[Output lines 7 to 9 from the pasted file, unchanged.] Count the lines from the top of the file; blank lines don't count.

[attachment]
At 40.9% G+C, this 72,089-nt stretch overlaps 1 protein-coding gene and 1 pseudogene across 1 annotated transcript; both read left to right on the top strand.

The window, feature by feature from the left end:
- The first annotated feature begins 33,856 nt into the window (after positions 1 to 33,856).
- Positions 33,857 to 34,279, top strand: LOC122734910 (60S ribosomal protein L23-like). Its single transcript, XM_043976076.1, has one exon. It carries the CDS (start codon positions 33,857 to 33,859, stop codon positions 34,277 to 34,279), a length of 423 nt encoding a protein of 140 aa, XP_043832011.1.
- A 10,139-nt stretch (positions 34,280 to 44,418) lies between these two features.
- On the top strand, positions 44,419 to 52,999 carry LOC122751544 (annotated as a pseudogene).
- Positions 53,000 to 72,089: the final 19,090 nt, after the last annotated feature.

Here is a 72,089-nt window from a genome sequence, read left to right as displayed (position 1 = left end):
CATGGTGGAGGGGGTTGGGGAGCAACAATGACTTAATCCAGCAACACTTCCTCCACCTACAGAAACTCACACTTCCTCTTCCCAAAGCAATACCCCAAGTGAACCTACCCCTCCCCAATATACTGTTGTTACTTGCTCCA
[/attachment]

- Positions 53,000 to 72,089: the final 19,090 nt, after the last annotated feature.

Here is a 72,089-nt window from a genome sequence, read left to right as displayed (position 1 = left end):
CATGGTGGAGGGGGTTGGGGAGCAACAATGACTTAATCCAGCAACACTTCCTCCACCTACAGAAACTCACACTTCCTCTTCCCAAAGCAATACCCCAAGTGAACCTACCCCTCCCCAATATACTGTTGTTACTTGCTCCA